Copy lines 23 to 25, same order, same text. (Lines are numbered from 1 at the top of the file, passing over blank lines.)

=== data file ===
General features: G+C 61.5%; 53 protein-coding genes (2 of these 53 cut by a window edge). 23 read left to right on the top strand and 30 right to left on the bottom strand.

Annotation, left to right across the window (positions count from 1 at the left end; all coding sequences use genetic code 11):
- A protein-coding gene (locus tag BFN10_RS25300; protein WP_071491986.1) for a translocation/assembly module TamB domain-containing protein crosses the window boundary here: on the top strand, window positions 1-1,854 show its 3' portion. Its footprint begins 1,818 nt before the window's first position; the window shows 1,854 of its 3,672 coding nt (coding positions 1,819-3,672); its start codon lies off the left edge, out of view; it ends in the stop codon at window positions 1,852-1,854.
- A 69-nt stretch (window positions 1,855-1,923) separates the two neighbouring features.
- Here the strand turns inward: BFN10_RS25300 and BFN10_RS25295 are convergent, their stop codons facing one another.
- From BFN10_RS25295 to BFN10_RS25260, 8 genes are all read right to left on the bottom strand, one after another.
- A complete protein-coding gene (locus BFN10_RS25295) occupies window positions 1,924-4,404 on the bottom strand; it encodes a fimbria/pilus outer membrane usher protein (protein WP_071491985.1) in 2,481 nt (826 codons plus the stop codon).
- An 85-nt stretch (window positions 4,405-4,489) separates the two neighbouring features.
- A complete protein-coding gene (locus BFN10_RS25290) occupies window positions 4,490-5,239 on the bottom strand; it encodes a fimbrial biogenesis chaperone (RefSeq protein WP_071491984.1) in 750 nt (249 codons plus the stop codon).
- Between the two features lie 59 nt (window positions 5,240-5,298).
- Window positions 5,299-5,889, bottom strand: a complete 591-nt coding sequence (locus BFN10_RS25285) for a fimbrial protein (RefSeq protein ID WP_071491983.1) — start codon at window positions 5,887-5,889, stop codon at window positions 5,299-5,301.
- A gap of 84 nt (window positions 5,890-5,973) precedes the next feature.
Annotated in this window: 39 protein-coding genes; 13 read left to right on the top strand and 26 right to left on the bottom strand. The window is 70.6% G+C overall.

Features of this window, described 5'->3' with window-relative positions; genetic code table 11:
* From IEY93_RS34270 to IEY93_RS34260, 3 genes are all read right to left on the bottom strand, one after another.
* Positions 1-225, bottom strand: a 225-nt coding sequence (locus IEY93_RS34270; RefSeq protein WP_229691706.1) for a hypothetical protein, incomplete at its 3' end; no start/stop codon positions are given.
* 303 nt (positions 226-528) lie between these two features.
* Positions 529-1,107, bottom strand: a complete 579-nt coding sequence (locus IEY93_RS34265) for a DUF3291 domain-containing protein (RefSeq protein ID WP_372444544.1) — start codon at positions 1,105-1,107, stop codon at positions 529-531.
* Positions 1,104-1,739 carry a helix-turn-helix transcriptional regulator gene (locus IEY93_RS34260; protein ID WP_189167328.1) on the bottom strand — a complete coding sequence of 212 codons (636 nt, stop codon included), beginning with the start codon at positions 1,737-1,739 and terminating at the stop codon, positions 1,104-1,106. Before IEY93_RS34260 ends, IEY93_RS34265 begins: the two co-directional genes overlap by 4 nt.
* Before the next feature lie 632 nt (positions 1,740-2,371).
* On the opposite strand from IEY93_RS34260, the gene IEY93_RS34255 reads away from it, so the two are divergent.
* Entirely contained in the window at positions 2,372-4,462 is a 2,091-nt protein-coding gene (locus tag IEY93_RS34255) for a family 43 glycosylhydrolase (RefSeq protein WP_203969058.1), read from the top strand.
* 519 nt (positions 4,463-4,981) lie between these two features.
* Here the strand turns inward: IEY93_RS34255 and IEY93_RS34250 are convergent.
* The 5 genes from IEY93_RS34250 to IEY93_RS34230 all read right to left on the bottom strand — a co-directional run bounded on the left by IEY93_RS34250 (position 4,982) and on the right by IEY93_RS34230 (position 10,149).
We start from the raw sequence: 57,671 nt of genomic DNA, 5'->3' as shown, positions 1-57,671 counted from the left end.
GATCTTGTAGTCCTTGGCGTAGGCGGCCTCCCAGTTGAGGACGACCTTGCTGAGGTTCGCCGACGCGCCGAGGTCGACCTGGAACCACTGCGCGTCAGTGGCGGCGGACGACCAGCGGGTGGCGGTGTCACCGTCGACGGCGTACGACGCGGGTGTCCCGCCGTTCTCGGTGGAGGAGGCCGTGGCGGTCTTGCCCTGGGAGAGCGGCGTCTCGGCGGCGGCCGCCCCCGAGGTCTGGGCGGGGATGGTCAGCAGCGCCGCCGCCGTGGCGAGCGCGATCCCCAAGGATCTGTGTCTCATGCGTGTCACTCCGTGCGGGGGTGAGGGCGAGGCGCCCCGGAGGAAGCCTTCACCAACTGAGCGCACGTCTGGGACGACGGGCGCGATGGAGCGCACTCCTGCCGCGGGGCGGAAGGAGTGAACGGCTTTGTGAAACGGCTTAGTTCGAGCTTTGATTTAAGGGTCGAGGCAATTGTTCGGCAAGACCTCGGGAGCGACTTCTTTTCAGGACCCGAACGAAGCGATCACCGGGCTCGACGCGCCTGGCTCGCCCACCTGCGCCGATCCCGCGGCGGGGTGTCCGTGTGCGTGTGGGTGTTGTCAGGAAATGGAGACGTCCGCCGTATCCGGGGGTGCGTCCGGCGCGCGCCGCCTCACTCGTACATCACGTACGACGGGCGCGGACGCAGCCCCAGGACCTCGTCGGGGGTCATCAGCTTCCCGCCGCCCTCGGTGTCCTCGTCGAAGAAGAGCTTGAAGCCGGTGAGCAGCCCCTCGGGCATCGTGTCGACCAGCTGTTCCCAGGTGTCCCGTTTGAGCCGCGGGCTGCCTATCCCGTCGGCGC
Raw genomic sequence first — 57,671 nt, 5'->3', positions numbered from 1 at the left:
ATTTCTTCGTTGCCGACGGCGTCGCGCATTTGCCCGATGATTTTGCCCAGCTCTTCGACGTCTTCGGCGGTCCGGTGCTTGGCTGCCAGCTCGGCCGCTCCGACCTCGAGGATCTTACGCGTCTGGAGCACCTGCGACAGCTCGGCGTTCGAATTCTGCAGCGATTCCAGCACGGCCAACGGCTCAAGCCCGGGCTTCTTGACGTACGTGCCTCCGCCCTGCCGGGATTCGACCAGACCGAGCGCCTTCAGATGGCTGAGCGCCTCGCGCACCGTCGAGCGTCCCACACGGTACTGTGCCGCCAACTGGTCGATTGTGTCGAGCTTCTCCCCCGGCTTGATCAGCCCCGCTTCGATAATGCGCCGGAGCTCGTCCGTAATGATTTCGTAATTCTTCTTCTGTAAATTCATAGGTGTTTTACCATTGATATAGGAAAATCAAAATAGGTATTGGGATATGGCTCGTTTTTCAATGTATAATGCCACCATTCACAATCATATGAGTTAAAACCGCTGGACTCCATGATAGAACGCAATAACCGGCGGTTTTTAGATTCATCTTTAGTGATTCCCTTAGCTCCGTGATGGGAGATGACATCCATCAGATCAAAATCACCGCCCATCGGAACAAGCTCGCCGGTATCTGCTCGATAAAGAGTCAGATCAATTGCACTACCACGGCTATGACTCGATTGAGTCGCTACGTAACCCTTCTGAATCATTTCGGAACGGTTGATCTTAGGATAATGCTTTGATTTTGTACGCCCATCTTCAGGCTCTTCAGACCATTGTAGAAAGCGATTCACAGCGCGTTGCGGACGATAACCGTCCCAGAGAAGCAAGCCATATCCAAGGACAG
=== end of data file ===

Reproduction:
* 519 nt (positions 4,463-4,981) lie between these two features.
* Here the strand turns inward: IEY93_RS34255 and IEY93_RS34250 are convergent.
* The 5 genes from IEY93_RS34250 to IEY93_RS34230 all read right to left on the bottom strand — a co-directional run bounded on the left by IEY93_RS34250 (position 4,982) and on the right by IEY93_RS34230 (position 10,149).